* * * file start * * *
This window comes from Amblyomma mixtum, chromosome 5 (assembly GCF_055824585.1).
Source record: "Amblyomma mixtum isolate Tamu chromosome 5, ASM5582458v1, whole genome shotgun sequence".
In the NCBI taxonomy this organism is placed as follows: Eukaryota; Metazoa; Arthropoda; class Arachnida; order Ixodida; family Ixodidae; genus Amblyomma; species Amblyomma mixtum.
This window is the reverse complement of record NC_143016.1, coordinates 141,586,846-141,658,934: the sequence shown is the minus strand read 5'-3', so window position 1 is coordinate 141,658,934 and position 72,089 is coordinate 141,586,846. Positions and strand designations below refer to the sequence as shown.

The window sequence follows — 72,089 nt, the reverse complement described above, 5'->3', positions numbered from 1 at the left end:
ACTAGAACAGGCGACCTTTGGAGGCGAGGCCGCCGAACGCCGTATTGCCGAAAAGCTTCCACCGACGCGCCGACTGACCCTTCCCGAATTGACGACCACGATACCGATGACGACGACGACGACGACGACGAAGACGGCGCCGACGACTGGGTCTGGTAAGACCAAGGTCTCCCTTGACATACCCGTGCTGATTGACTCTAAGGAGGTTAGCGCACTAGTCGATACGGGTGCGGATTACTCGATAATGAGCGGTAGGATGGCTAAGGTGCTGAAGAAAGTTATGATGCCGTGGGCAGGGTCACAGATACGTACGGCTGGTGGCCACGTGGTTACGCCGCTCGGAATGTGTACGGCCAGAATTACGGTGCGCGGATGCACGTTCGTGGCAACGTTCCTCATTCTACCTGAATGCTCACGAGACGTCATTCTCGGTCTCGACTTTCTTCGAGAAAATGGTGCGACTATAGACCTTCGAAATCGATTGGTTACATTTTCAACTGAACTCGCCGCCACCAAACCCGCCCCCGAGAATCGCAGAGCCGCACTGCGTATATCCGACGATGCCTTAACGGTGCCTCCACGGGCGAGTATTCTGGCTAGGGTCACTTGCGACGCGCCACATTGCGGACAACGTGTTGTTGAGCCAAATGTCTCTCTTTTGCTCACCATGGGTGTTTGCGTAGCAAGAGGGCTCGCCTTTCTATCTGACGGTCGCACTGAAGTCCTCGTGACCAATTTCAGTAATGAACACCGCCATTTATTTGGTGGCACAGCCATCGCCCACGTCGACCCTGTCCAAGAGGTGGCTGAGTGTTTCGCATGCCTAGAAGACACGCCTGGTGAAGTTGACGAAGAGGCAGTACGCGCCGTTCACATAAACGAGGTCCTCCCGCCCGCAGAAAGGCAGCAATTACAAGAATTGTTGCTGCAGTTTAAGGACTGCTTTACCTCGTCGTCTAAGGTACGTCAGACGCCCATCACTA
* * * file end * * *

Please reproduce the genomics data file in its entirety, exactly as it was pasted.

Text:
This window comes from Amblyomma mixtum, chromosome 5 (assembly GCF_055824585.1).
Source record: "Amblyomma mixtum isolate Tamu chromosome 5, ASM5582458v1, whole genome shotgun sequence".
In the NCBI taxonomy this organism is placed as follows: Eukaryota; Metazoa; Arthropoda; class Arachnida; order Ixodida; family Ixodidae; genus Amblyomma; species Amblyomma mixtum.
This window is the reverse complement of record NC_143016.1, coordinates 141,586,846-141,658,934: the sequence shown is the minus strand read 5'-3', so window position 1 is coordinate 141,658,934 and position 72,089 is coordinate 141,586,846. Positions and strand designations below refer to the sequence as shown.

The window sequence follows — 72,089 nt, the reverse complement described above, 5'->3', positions numbered from 1 at the left end:
ACTAGAACAGGCGACCTTTGGAGGCGAGGCCGCCGAACGCCGTATTGCCGAAAAGCTTCCACCGACGCGCCGACTGACCCTTCCCGAATTGACGACCACGATACCGATGACGACGACGACGACGACGACGAAGACGGCGCCGACGACTGGGTCTGGTAAGACCAAGGTCTCCCTTGACATACCCGTGCTGATTGACTCTAAGGAGGTTAGCGCACTAGTCGATACGGGTGCGGATTACTCGATAATGAGCGGTAGGATGGCTAAGGTGCTGAAGAAAGTTATGATGCCGTGGGCAGGGTCACAGATACGTACGGCTGGTGGCCACGTGGTTACGCCGCTCGGAATGTGTACGGCCAGAATTACGGTGCGCGGATGCACGTTCGTGGCAACGTTCCTCATTCTACCTGAATGCTCACGAGACGTCATTCTCGGTCTCGACTTTCTTCGAGAAAATGGTGCGACTATAGACCTTCGAAATCGATTGGTTACATTTTCAACTGAACTCGCCGCCACCAAACCCGCCCCCGAGAATCGCAGAGCCGCACTGCGTATATCCGACGATGCCTTAACGGTGCCTCCACGGGCGAGTATTCTGGCTAGGGTCACTTGCGACGCGCCACATTGCGGACAACGTGTTGTTGAGCCAAATGTCTCTCTTTTGCTCACCATGGGTGTTTGCGTAGCAAGAGGGCTCGCCTTTCTATCTGACGGTCGCACTGAAGTCCTCGTGACCAATTTCAGTAATGAACACCGCCATTTATTTGGTGGCACAGCCATCGCCCACGTCGACCCTGTCCAAGAGGTGGCTGAGTGTTTCGCATGCCTAGAAGACACGCCTGGTGAAGTTGACGAAGAGGCAGTACGCGCCGTTCACATAAACGAGGTCCTCCCGCCCGCAGAAAGGCAGCAATTACAAGAATTGTTGCTGCAGTTTAAGGACTGCTTTACCTCGTCGTCTAAGGTACGTCAGACGCCCATCACTA